[ Reply to This | # ]

MS Offers to License Some Code for a Fee in Lieu of Documentation
Authored by: Anonymous on Wednesday, January 25 2006 @ 12:01 PM EST
So that means I won't have to write "Documentation" anymore, as we are
a M$ shop, just give them the code.

wb

[ Reply to This | # ]

MS Offers to License Some Code for a Fee in Lieu of Documentation
Authored by: Anonymous on Wednesday, January 25 2006 @ 12:02 PM EST
They'll probably just "license" that code which was leaked to the
world...

In any case I am sure the license terms will be fairly onerous, as usual.

People have to realize that Microsoft will never play well, will never be
"open" with its code. Their corporate culture is to be closed and
monopolistic and corporate culture is a very hard thing to overcome even for
small firms, nevermind a corporation like Microsoft.

My feeling is that all information interchance should be standards based and
moves like Massachusetts' are what should be encouraged. Let any company write
proprietary programs if they want, but let's have the content authors (the
public!) have perpetual rights to access their own works via open and accessible
standards.

If Microsoft wants to compete and provide a "better mousetrap" to work
with these open formats, that is great, more power to them.

[ Reply to This | # ]

Licensing Barriers
Authored by: Sean DALY on Wednesday, January 25 2006 @ 12:02 PM EST
I listened carefully to the conference by telephone and it is quite clear to me that this maneuver is designed not only to stave off the EU daily fines, but to continue to make licensing difficult or impossible to obtain for FLOSS coders.

The only reporter's question concerning the licensing price barrier was unambiguously answered by Mr. Smith: Microsoft is prepared to discuss prices with companies only.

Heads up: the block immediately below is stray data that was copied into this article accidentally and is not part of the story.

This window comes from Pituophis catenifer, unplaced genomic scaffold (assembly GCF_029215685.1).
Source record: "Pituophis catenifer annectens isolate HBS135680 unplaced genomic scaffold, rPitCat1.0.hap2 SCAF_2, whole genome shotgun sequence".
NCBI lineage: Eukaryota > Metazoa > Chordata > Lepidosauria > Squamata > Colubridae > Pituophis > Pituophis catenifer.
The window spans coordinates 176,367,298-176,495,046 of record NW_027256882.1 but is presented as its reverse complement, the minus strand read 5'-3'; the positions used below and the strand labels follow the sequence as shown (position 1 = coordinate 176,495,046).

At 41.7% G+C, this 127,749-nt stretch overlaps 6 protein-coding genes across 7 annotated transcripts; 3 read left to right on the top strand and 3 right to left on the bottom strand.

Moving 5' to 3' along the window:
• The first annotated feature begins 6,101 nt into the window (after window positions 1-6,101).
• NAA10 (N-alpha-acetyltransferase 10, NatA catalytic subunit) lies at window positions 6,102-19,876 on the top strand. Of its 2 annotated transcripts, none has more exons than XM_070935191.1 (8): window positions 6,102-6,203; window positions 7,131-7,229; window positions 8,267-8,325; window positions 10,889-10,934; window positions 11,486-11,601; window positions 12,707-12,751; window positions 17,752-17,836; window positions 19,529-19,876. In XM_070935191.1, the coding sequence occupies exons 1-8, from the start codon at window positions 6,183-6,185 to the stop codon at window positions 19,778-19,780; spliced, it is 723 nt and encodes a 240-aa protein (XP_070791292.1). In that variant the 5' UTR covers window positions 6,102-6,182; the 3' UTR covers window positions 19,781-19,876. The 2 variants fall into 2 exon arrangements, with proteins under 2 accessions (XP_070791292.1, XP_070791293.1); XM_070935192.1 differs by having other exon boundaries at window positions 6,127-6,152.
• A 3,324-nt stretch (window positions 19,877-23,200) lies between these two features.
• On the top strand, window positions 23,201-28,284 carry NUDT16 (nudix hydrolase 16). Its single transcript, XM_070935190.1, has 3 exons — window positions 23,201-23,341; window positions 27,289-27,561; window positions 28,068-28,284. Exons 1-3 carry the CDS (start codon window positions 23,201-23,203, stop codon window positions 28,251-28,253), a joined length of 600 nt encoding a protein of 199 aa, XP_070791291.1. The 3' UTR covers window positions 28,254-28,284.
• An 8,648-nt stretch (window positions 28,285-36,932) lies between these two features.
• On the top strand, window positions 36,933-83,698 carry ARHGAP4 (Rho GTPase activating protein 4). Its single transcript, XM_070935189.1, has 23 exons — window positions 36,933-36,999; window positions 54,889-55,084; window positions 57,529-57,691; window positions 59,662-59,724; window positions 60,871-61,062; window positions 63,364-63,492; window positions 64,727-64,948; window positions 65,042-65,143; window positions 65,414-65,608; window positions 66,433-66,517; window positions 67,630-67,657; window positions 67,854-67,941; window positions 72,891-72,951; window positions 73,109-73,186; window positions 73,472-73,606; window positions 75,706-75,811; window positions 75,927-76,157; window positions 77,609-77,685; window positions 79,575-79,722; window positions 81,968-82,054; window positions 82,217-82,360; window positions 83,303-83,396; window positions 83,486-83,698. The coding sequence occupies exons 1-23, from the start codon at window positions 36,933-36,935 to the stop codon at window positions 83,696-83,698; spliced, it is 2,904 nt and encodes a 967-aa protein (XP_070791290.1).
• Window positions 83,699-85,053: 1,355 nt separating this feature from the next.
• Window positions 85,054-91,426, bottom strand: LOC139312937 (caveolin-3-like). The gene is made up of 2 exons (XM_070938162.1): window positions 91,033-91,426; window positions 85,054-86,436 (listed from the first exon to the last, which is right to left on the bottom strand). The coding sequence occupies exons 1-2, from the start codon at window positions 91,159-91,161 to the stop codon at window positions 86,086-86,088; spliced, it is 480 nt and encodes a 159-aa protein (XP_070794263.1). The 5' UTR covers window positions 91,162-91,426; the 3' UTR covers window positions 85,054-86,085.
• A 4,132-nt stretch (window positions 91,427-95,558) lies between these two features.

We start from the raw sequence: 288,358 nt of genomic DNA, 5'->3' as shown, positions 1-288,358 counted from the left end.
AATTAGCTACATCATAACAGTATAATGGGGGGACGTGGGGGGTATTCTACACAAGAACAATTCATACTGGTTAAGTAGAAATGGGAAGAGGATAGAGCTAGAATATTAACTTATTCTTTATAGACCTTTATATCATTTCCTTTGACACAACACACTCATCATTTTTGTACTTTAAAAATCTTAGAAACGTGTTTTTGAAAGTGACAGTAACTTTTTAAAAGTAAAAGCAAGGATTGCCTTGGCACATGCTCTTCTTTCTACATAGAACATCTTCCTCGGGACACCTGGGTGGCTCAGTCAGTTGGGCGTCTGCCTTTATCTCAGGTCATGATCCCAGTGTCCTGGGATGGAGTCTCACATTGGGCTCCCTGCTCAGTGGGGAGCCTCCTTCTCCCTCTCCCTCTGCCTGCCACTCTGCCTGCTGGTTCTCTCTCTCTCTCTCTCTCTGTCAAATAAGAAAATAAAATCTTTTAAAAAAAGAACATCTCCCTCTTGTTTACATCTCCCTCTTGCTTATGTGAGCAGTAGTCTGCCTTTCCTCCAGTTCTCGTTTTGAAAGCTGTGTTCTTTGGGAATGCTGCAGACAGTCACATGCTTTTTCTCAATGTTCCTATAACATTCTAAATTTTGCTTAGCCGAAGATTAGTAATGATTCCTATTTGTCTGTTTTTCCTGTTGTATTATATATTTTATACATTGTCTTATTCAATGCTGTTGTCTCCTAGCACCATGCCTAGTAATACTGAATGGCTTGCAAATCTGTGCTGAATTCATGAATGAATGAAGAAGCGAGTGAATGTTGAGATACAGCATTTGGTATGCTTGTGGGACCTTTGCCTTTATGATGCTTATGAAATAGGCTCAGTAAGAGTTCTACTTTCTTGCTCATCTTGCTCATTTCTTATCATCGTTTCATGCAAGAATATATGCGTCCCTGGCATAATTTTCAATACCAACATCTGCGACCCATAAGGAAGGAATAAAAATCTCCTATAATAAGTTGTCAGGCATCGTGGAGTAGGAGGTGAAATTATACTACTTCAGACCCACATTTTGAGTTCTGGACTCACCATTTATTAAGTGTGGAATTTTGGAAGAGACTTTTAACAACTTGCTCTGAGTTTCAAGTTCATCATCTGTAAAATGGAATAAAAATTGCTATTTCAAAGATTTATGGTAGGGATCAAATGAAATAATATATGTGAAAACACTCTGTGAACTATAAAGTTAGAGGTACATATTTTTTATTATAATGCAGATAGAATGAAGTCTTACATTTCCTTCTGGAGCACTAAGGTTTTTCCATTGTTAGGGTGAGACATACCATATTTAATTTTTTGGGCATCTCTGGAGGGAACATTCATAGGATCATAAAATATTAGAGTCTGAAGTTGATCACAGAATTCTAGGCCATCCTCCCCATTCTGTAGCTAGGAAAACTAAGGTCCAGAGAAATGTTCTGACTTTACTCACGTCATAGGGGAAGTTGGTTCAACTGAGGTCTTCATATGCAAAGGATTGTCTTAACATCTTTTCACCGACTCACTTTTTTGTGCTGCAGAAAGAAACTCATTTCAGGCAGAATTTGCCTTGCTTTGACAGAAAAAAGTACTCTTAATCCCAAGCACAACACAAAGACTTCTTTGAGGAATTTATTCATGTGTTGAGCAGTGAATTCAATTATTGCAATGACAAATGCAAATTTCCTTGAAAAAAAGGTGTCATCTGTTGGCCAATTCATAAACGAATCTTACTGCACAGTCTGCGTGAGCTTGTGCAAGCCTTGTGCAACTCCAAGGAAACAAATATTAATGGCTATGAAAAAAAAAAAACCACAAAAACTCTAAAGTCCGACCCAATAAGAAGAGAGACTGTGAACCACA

I also found rather disgusting the attempt to discredit the Monitoring Trustee, Neil Barrett, who confirmed the sorry state of the MS documentation. Professor Barrett was proposed to the EU by Microsoft. They must be quite disappointed at his honest evaluation of Microsoft's persistent foot-dragging.

Sean DALY.

Brussels.

[ Reply to This | # ]

MS Offers to License Some Code for a Fee in Lieu of Documentation
Authored by: stephen_A on Wednesday, January 25 2006 @ 12:02 PM EST
So how long is it going to take for the monitoring trustees to actually confirm that the code turned over by Microsoft does actually provide the information that they were supposed to document? Lets face it - would you take Microsofts word for it?

Reading the press release I got the mental image of Microsoft as a bratty teenager being asked several times to explain something and them throwing the paperwork at the other person and screaming "You work it out" before running from the room.

[ Reply to This | # ]

But under what license and terms?
Authored by: dyfet on Wednesday, January 25 2006 @ 12:04 PM EST
I think this is the key question. They have in the past offered to license code, but often under contract terms that would claim to then own anything someone created afterward. Such term could potentially cause even greater damage to the software industry as a whole and those that participate in it than what they have done in the past.

Again, to me the key question is not whether offering source is better or worse than offering clear documentation as originally mandated, but rather under what license and terms are they proposing to offer source code. And are they in fact worse than the terms they were being legally required to offer the documentation under?

[ Reply to This | # ]

Ah, Microsoft. Don't you just love 'em?
Authored by: billyskank on Wednesday, January 25 2006 @ 12:05 PM EST
:D

---
It's not the software that's free; it's you.

[ Reply to This | # ]

What documentation does MS give to its coders?
Authored by: phantom21 on Wednesday, January 25 2006 @ 12:11 PM EST
MS hires coders all the time. These people need
documentation to be able to program for MS. Ergo, where
is the documentation THEY use to train their new coders?

Just asking.

[ Reply to This | # ]

New definition of 'Far Beyond'
Authored by: Anonymous on Wednesday, January 25 2006 @ 12:12 PM EST
If I set out from Philadelphia PA to cover the 97 miles to New York City NY, and
48 hours later find myself 2700 miles away in Los Angeles CA, have I gone 'far
beyond' my original destination?

The EU asked for documentation. If Microsoft want to charge admission to some
source code also, that's fine. But they still owe the EU the mandated
documentation.

'Far beyond' the required distance doesn't count if it is in a completely
different direction.

-Wang-Lo.

[ Reply to This | # ]

Corrections here